As someone who took the plunge in 2018 and made the switch to reusable wipes (read about them here), I decided with baby number 2 that I would give reusable nappies (often referred to as ‘cloth nappies’) a try!
Whilst at the Isle of Man Bump, Baby and Toddler show earlier this year, I was able to talk to a lovely lady called Jen about reusable nappies and she let me know about the newborn nappy hire service available at Nobles Hospital for just £10. I genuinely thought I’d misheard when she said £10! For £10 you receive a nappy bin, mesh laundry net, 10 outer ‘shells’ and 30 cloth (terry) inners. You even get to keep the nappy bin and mesh laundry net so you can continue your cloth nappy journey once your newborn outgrows the nappies from the hire kit.
The nappy itself is called The Stork Eco-Nappy and was designed by the NHS to be used within the NHS. The hospital actually provide these same nappies from the moment your baby is born, meaning all you need to pack in your hospital bag is whatever nappy you want your baby to wear for the journey home, whether that’s a reusable or a disposable nappy.
The outer ‘shell’ of the nappy is waterproof with elastic fitting around the legs and a popper system meaning they can fit babies from newborn until between 6-8 weeks. The inner is independent from the outer and is placed inside the shell. This is the part that absorbs the wee and catches the poop.
As excited as I was to try using reusable nappies, I was a little concerned about how to deal with poop, especially newborn poop, and how to handle washing them so here’s a brief intro about what to do.
So the best thing to start with is the fact that milk-fed babies (both breastfed and formula-fed) produce water-soluble poop meaning it will wash out easily and washing at 60 degrees sterilises the nappies thoroughly (but nappies don’t need to be sterilised every wash so a 40 degree wash will do for most washes). If you fill the washing machine 3/4 full, enough friction will be created to wash the nappies well. You run a quick wash cycle with no detergent initially and then at least a 2-hour wash with non-biological washing powder (not liquid) but no fabric softener (this can ruin the waterproof layer of the nappy). You can then either air dry or tumble dry on low.
HOW TO HIRE
If you ask at the hospital shop about hiring cloth nappies, you pay £10 and are given a token which you take to the maternity ward to swap for your kit. Once the nappies no longer fit, you return the inners and outer shells to the maternity ward and keep the bucket and mesh liner. Easy!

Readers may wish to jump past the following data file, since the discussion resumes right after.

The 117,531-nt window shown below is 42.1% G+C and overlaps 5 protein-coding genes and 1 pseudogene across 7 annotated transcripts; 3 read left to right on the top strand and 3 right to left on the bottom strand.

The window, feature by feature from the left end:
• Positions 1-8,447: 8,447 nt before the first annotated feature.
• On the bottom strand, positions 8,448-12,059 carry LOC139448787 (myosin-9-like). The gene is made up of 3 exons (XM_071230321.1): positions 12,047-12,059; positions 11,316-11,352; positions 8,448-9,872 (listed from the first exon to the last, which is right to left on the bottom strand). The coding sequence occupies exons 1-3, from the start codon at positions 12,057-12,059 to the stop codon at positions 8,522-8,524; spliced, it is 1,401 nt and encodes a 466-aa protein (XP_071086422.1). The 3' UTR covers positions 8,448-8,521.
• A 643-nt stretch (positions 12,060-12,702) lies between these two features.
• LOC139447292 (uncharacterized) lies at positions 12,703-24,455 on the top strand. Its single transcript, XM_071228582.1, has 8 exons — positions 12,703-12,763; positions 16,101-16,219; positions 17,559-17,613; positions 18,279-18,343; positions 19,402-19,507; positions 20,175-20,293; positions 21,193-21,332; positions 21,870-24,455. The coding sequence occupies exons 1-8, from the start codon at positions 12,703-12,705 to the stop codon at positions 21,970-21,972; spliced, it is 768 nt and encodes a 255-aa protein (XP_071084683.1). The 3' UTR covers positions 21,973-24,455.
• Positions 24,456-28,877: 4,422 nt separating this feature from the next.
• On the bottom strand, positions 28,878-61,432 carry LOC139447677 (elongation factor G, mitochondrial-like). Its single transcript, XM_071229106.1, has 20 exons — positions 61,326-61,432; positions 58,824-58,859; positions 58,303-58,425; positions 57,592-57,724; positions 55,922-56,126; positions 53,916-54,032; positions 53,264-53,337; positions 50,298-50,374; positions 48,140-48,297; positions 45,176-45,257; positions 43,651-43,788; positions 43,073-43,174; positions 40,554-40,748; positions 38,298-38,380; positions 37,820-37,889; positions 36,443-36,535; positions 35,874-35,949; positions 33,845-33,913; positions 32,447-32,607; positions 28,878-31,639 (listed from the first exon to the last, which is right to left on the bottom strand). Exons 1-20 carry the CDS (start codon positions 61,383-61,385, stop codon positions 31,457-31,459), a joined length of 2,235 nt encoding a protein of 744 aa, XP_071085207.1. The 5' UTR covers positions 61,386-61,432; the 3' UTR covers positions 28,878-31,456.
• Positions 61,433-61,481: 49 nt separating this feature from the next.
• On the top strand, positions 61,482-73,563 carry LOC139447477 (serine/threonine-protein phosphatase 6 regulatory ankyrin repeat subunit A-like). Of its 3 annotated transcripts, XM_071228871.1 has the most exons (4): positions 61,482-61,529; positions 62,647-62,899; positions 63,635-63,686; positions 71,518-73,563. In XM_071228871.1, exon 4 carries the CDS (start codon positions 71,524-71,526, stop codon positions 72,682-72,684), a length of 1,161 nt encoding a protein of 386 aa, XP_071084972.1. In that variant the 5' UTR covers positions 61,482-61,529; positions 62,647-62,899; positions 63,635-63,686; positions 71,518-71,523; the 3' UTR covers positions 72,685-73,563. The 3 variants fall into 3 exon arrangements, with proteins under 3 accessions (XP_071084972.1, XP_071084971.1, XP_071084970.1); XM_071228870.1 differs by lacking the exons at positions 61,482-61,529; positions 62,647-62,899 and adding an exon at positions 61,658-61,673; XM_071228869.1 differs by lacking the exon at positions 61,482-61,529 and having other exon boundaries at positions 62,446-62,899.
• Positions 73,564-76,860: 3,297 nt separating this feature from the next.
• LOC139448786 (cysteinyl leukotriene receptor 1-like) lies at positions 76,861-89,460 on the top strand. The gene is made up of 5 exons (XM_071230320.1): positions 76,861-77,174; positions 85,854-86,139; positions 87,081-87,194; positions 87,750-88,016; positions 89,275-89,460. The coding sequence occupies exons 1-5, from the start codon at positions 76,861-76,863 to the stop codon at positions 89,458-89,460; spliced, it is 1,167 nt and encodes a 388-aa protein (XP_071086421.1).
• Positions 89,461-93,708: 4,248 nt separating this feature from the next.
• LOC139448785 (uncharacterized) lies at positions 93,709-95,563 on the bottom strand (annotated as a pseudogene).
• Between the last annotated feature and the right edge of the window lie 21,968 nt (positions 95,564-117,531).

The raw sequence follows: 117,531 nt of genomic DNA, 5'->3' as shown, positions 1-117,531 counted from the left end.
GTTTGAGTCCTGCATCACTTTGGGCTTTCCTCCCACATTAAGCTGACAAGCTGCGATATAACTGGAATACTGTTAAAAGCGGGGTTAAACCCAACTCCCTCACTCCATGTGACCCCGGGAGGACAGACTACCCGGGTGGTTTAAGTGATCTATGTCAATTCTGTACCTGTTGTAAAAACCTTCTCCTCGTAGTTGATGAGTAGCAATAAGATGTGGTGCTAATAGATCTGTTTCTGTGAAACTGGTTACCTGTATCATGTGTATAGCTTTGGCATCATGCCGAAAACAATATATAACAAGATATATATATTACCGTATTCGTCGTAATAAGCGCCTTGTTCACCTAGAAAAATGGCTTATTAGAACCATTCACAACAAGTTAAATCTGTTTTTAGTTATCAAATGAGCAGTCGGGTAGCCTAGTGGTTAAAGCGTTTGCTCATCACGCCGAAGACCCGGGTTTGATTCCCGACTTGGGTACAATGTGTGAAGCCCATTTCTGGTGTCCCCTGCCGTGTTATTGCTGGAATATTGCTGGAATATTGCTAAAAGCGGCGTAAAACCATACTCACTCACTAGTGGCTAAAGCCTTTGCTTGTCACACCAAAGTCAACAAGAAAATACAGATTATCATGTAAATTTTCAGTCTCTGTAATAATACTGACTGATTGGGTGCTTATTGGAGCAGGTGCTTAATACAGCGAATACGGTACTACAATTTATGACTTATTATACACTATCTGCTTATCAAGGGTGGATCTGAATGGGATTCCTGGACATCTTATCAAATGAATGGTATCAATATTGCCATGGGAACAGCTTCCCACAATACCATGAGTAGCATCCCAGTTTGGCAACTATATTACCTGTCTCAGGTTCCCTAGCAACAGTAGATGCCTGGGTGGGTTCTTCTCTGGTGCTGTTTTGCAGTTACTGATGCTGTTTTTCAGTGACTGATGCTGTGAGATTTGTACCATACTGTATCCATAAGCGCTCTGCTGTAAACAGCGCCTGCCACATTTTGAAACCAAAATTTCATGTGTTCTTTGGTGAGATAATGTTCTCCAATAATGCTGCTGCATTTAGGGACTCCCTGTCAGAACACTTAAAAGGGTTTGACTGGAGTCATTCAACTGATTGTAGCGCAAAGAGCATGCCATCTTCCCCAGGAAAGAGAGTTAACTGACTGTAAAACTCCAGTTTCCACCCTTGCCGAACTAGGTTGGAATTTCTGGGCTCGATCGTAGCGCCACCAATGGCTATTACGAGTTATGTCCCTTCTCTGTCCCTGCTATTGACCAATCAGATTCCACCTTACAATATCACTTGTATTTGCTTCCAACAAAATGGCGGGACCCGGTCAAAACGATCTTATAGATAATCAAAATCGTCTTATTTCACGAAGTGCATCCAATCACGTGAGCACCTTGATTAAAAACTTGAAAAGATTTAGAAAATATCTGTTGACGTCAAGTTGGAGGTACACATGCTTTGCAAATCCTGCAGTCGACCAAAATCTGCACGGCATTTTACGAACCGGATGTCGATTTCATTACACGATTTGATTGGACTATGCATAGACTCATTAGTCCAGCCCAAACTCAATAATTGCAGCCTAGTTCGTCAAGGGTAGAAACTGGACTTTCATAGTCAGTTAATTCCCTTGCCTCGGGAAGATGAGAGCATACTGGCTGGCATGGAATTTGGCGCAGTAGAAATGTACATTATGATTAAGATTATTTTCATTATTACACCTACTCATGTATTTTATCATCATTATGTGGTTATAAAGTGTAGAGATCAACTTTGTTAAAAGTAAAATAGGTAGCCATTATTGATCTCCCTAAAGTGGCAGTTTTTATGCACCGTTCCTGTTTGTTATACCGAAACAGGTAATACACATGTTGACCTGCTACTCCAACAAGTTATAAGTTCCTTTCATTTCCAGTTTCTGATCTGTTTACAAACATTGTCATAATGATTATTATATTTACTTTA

If you’re anything like me, once you start using cloth nappies and get into a routine, you’ll soon see how easy it is and start to think about buying your own stash to continue using cloth once your baby outgrows the hire kit. You’ll also start to realise:
1) How many different types of nappies there are and 2) how cute the patterns are!
If you want to buy some second hand to try out a few different styles (I did this) or have any questions then head to Manx Cloth Bums – Advice and B/S/T on Facebook.
I have really got on with Little & Bloomz nappies which I get from yellowbloom on eBay but I really encourage you to do your own research. I have found that what works well for one person or baby does not always work well for others. There is also the cost of the various nappies to factor in!
You may also want to check out the amazing clothing made by the local business Blackberry Bunny who make clothes for babies and toddlers with cloth nappies in mind. Due to the nature of reusable nappies, they are bulkier than disposables and give babies and toddlers bigger-looking bums. I adore the ‘cloth bum’ look but you can find some outfits are a bit of a squeeze so a company like Blackberry Bunny is brilliant and the fact that the clothes are made here on our island is an added bonus.
WHY SHOULD I CARRY ON WITH CLOTH NAPPIES?
You, as a parent, will decide how it is best to raise your child. I am not going to be that annoying one who tells the other parents how to do something… sit the F down right? However, if you have the patience and time then this could be the way forward for you.
There are some larger upfront costs which you should consider but in the longer term, it will save money.
The main reason though is environmental. The amount of waste that is saved by not using nappies is incredible. Your baby will go through between 4,000 and 7,000 nappies by the time they are two and a half. Granted, you will use some more energy because you need to wash the nappies but that is a lot of nappies that you have kept out of landfill/the incinerator. A study at Nobles showed that since the introduction of the Stork-Eco Nappy, disposable nappy waste for clinical incineration has been reduced by 99.9% and total clinical waste by 83%
Now I don’t exclusively use cloth nappies, I’m only human and for those times that need a quick fix, a disposable comes in very handy. However, if I can cut my use down by even a small percentage, surely that’s a good thing?
My advice, give it a go – what’s the worst that can happen?!